BOG Decides Against Cap on Tuition Set-Aside for Aid
The UNC System Board of Governors has freed its schools to make their own decisions about how much of the revenue from tuition
increases they will apply to need-based financial aid —
calming fears at Carolina and elsewhere that they
would have to work under restrictions that could
have thinned the ranks of those receiving aid.
In mid-September, the BOG voted to remove
a provision that required the 16 universities in the
system to set aside at least 25 percent of tuition
increase revenues to offset the impact of the increase
in need-based aid recipients.
More importantly for Carolina, which currently sets
aside about 38 percent, there will be no cap.
In the past year, political winds seem to have been
blowing in the direction of a cap because of perceived
taxpayer concerns that full-paying families were help-
ing carry the load for aid recipients.
UNC officials worried about their continued ability
The people who engineered a
decade of construc-
tion that grew
square footage by
50 percent have pub-
lished a book to tell
and their colleagues
elsewhere how they
did it. The Dynamic
Decade: Creating the
for the University
of North Carolina
at Chapel Hill, 2001-
2011 is full of
photos and maps
that show the intent
and execution of a
vast remake of parts
of the campus.
The authors are
David Godschalk ’ 64
(MRP, ’ 71 PhD),
professor of city and
and Jonathan Howes
’ 61 (MRP), former
Chapel Hill mayor
and special assistant
to three chancellors.
to “hold harmless” students who depend on financial
aid to afford college. The “hold harmless” standard
means no qualified student is refused admission because
of inability to pay; as needed, costs are covered by
grants and/or loans. In 2010-11, Carolina provided
$351 million in aid — $189.4 million in outright
grants and $161.6 million in loans. The grants portion
broke down this way: $149.1 million from “
institutional funds,” including tuition set-asides, and private
gifts; $20.4 million from a legislative appropriation; and
$19.9 million from the federal government.
Shirley Ort, Carolina’s associate provost and direc-
tor of scholarships and student aid, said the University’s
ability to determine its own tuition set-aside has been
the “linchpin” of its reputation for accessibility.
The BOG also decided to require a notice be
included with all tuition bills that specifies how the
campus will use new tuition revenues, including need-
Hargrove Chairing Search Committee for New Chancellor
Wade Hargrove ’ 62, chair of the UNC Board of Trustees, is chairing the search committee to recommend a successor to
Chancellor Holden Thorp ’ 86.
Hargrove, who was re-elected to a second term as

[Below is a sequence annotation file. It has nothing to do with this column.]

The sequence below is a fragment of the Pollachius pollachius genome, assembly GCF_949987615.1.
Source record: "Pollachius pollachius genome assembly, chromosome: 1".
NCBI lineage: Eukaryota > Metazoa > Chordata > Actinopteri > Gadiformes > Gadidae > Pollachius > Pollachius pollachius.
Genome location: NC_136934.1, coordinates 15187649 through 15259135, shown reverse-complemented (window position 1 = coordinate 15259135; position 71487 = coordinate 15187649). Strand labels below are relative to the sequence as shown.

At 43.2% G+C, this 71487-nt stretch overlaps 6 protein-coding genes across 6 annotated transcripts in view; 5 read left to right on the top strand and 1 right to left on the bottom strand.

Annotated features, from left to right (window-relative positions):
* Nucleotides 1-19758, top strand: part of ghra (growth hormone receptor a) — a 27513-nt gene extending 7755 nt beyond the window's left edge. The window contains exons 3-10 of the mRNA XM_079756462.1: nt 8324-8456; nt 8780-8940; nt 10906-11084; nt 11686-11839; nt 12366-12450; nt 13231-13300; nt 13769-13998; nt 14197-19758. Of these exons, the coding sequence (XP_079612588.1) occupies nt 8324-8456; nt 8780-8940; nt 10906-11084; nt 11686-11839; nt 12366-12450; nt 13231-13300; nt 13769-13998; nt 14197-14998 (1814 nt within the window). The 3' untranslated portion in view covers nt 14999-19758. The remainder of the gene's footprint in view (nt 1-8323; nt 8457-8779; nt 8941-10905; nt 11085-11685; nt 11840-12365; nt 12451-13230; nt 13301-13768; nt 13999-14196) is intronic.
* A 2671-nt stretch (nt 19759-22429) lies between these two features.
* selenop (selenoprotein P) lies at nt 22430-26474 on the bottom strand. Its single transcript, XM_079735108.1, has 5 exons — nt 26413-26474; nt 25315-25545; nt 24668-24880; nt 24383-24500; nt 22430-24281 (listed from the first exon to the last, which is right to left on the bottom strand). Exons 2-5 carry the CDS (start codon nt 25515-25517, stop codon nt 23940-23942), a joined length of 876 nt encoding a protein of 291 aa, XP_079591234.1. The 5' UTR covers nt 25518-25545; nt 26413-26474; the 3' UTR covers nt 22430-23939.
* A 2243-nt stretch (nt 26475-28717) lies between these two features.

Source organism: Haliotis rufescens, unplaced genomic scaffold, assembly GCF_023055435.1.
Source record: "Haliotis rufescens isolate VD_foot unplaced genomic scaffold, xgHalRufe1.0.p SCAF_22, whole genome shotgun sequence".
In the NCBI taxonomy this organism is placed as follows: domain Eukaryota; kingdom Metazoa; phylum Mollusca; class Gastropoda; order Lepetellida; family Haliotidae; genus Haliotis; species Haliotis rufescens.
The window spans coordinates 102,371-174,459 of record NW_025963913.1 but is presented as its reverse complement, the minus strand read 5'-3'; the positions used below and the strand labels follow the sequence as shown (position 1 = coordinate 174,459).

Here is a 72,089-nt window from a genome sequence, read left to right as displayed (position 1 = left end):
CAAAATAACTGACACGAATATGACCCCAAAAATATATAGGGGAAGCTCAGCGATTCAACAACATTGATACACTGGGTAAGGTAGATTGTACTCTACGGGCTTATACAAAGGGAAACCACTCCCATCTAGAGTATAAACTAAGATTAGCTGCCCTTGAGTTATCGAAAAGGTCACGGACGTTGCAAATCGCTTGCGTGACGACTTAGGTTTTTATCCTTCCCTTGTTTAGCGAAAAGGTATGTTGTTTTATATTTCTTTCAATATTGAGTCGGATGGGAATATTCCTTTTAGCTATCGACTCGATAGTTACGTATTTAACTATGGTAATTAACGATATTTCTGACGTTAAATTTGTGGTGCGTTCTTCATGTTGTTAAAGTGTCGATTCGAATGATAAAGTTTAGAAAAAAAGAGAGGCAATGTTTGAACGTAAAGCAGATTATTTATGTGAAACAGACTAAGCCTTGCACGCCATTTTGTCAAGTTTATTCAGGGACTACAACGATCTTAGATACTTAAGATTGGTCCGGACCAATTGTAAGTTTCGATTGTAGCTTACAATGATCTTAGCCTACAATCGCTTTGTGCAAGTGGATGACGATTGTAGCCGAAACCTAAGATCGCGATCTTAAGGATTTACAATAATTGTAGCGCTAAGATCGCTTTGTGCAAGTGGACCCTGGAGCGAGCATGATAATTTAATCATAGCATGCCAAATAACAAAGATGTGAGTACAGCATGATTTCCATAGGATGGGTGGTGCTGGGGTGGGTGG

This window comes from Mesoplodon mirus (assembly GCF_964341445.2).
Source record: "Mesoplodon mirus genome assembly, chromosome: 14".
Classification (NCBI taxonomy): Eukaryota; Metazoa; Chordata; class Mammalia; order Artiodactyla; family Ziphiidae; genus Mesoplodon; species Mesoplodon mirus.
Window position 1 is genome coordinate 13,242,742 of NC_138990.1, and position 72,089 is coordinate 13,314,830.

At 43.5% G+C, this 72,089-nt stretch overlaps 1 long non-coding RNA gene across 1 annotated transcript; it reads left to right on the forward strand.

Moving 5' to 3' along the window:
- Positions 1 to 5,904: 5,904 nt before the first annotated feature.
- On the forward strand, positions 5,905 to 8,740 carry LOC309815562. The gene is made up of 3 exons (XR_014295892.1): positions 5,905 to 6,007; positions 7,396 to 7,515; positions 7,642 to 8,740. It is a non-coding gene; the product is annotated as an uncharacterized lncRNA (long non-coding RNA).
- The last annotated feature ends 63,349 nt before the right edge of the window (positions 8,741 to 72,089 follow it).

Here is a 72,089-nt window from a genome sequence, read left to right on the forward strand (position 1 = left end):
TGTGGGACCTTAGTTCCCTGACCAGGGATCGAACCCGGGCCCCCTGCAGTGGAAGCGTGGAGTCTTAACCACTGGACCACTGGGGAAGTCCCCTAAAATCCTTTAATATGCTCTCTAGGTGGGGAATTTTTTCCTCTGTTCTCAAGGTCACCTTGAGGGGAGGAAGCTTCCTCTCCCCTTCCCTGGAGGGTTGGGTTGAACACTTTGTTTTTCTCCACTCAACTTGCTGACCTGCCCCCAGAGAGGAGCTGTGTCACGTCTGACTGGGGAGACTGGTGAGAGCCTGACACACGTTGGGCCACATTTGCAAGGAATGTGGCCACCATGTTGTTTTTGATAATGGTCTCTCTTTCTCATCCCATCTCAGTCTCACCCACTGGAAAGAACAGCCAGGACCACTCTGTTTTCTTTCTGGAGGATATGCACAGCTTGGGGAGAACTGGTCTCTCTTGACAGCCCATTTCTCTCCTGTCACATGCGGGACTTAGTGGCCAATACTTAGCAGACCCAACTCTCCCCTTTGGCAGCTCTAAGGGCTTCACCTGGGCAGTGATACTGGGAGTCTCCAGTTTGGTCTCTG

chair in July, said the committee represents the board,
students, faculty, staff, alumni and the community. It
will recommend a slate of finalists to the full board,
which votes on recommending candidates to UNC
System President Tom Ross ’ 75 (JD). Ross, in turn,
will recommend a candidate to the system’s Board of
Governors, which elects the new chancellor.
Ross gave the committee its charge at its first orga-
nizational meeting on Oct. 5.
“We are launching a national search to identify the
most qualified person to lead the University,” Har-
grove said. “This is a challenging time for the Univer-
sity and public higher education in general, and our
goal is to build upon the University’s 200-plus years of
Thorp plans to step down June 30 and take a
research leave to prepare to resume teaching.
UNC ranks third among large colleges and universities contributing the greatest number of graduating seniors to Teach For America.
New rankings show Carolina tied with the Univer-
sity of California at Los Angeles on the list; both cam-
puses contributed 75 new graduates to the incoming
teaching corps in 2011.
Eight percent of UNC’s most recent senior class
applied to Teach For America. Throughout Teach For
America’s 22-year history, 542 UNC alumni have
taught as corps members.
Teach For America works in partnership with communities to expand educational opportunity for children facing the challenges of poverty. Founded in
1990, it recruits and develops a diverse corps of outstanding individuals of all academic disciplines to commit two years to teach in high-need schools and
become lifelong leaders in the movement to end educational inequity.
This year, 5,800 individuals joined Teach For Amer-
ica as part of the 2012 corps. They represent more than
600 colleges and universities across the country.
UNC No. 3 in Teach For America Recruits